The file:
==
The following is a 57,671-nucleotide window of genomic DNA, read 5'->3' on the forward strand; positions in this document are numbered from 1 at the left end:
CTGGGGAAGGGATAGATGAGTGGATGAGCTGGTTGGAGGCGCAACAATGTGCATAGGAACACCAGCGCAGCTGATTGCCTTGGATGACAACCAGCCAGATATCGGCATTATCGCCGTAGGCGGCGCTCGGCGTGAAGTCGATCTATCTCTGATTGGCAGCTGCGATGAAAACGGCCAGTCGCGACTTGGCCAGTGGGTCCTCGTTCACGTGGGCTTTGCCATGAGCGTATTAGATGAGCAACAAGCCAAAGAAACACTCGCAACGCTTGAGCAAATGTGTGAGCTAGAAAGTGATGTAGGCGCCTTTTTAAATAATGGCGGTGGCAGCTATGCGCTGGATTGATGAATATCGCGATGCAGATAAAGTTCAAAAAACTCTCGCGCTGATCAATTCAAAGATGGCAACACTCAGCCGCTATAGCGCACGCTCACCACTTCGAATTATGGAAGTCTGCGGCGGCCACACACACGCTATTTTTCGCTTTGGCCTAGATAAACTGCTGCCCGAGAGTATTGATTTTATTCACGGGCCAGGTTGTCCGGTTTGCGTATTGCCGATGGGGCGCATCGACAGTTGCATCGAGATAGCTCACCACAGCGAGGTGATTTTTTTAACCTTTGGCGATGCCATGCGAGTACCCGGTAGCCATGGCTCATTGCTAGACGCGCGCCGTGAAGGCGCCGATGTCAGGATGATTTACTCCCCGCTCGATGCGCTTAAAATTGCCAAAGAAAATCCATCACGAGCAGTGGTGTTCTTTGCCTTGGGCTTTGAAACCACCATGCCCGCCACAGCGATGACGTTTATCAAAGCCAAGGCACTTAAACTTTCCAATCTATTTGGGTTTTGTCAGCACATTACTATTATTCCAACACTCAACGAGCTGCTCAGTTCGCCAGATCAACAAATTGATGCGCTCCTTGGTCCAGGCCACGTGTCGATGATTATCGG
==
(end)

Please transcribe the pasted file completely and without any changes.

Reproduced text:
The following is a 57,671-nucleotide window of genomic DNA, read 5'->3' on the forward strand; positions in this document are numbered from 1 at the left end:
CTGGGGAAGGGATAGATGAGTGGATGAGCTGGTTGGAGGCGCAACAATGTGCATAGGAACACCAGCGCAGCTGATTGCCTTGGATGACAACCAGCCAGATATCGGCATTATCGCCGTAGGCGGCGCTCGGCGTGAAGTCGATCTATCTCTGATTGGCAGCTGCGATGAAAACGGCCAGTCGCGACTTGGCCAGTGGGTCCTCGTTCACGTGGGCTTTGCCATGAGCGTATTAGATGAGCAACAAGCCAAAGAAACACTCGCAACGCTTGAGCAAATGTGTGAGCTAGAAAGTGATGTAGGCGCCTTTTTAAATAATGGCGGTGGCAGCTATGCGCTGGATTGATGAATATCGCGATGCAGATAAAGTTCAAAAAACTCTCGCGCTGATCAATTCAAAGATGGCAACACTCAGCCGCTATAGCGCACGCTCACCACTTCGAATTATGGAAGTCTGCGGCGGCCACACACACGCTATTTTTCGCTTTGGCCTAGATAAACTGCTGCCCGAGAGTATTGATTTTATTCACGGGCCAGGTTGTCCGGTTTGCGTATTGCCGATGGGGCGCATCGACAGTTGCATCGAGATAGCTCACCACAGCGAGGTGATTTTTTTAACCTTTGGCGATGCCATGCGAGTACCCGGTAGCCATGGCTCATTGCTAGACGCGCGCCGTGAAGGCGCCGATGTCAGGATGATTTACTCCCCGCTCGATGCGCTTAAAATTGCCAAAGAAAATCCATCACGAGCAGTGGTGTTCTTTGCCTTGGGCTTTGAAACCACCATGCCCGCCACAGCGATGACGTTTATCAAAGCCAAGGCACTTAAACTTTCCAATCTATTTGGGTTTTGTCAGCACATTACTATTATTCCAACACTCAACGAGCTGCTCAGTTCGCCAGATCAACAAATTGATGCGCTCCTTGGTCCAGGCCACGTGTCGATGATTATCGG